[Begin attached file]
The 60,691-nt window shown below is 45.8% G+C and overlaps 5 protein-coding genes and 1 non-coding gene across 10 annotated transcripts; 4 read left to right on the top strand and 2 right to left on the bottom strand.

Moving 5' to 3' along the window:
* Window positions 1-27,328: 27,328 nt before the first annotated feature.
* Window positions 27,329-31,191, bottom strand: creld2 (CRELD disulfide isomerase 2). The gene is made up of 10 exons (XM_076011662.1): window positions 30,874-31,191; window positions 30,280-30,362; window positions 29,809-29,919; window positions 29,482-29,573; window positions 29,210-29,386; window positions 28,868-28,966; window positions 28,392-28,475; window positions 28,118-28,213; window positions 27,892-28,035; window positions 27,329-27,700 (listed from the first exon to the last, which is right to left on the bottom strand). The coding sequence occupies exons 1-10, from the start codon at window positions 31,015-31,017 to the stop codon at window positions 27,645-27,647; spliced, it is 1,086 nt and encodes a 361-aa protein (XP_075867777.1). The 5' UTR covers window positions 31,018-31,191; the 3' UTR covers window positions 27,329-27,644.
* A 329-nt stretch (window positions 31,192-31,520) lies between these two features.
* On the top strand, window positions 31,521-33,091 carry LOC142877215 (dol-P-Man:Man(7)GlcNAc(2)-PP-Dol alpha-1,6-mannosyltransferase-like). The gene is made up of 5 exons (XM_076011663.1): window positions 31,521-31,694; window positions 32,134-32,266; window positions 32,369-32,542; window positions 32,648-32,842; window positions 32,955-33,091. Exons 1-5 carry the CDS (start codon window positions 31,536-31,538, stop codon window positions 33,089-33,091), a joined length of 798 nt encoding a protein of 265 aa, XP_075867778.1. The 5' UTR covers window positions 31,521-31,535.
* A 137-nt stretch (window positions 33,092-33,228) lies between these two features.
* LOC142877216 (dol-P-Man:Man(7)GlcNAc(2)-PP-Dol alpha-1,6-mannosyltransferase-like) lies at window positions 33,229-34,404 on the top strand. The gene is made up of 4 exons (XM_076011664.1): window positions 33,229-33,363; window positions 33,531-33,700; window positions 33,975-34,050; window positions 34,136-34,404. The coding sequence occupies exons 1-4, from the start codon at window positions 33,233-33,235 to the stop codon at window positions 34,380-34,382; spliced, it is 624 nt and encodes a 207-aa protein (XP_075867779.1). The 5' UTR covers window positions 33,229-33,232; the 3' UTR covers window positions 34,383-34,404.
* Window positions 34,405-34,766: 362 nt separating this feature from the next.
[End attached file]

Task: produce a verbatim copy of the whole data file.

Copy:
The 60,691-nt window shown below is 45.8% G+C and overlaps 5 protein-coding genes and 1 non-coding gene across 10 annotated transcripts; 4 read left to right on the top strand and 2 right to left on the bottom strand.

Moving 5' to 3' along the window:
* Window positions 1-27,328: 27,328 nt before the first annotated feature.
* Window positions 27,329-31,191, bottom strand: creld2 (CRELD disulfide isomerase 2). The gene is made up of 10 exons (XM_076011662.1): window positions 30,874-31,191; window positions 30,280-30,362; window positions 29,809-29,919; window positions 29,482-29,573; window positions 29,210-29,386; window positions 28,868-28,966; window positions 28,392-28,475; window positions 28,118-28,213; window positions 27,892-28,035; window positions 27,329-27,700 (listed from the first exon to the last, which is right to left on the bottom strand). The coding sequence occupies exons 1-10, from the start codon at window positions 31,015-31,017 to the stop codon at window positions 27,645-27,647; spliced, it is 1,086 nt and encodes a 361-aa protein (XP_075867777.1). The 5' UTR covers window positions 31,018-31,191; the 3' UTR covers window positions 27,329-27,644.
* A 329-nt stretch (window positions 31,192-31,520) lies between these two features.
* On the top strand, window positions 31,521-33,091 carry LOC142877215 (dol-P-Man:Man(7)GlcNAc(2)-PP-Dol alpha-1,6-mannosyltransferase-like). The gene is made up of 5 exons (XM_076011663.1): window positions 31,521-31,694; window positions 32,134-32,266; window positions 32,369-32,542; window positions 32,648-32,842; window positions 32,955-33,091. Exons 1-5 carry the CDS (start codon window positions 31,536-31,538, stop codon window positions 33,089-33,091), a joined length of 798 nt encoding a protein of 265 aa, XP_075867778.1. The 5' UTR covers window positions 31,521-31,535.
* A 137-nt stretch (window positions 33,092-33,228) lies between these two features.
* LOC142877216 (dol-P-Man:Man(7)GlcNAc(2)-PP-Dol alpha-1,6-mannosyltransferase-like) lies at window positions 33,229-34,404 on the top strand. The gene is made up of 4 exons (XM_076011664.1): window positions 33,229-33,363; window positions 33,531-33,700; window positions 33,975-34,050; window positions 34,136-34,404. The coding sequence occupies exons 1-4, from the start codon at window positions 33,233-33,235 to the stop codon at window positions 34,380-34,382; spliced, it is 624 nt and encodes a 207-aa protein (XP_075867779.1). The 5' UTR covers window positions 33,229-33,232; the 3' UTR covers window positions 34,383-34,404.
* Window positions 34,405-34,766: 362 nt separating this feature from the next.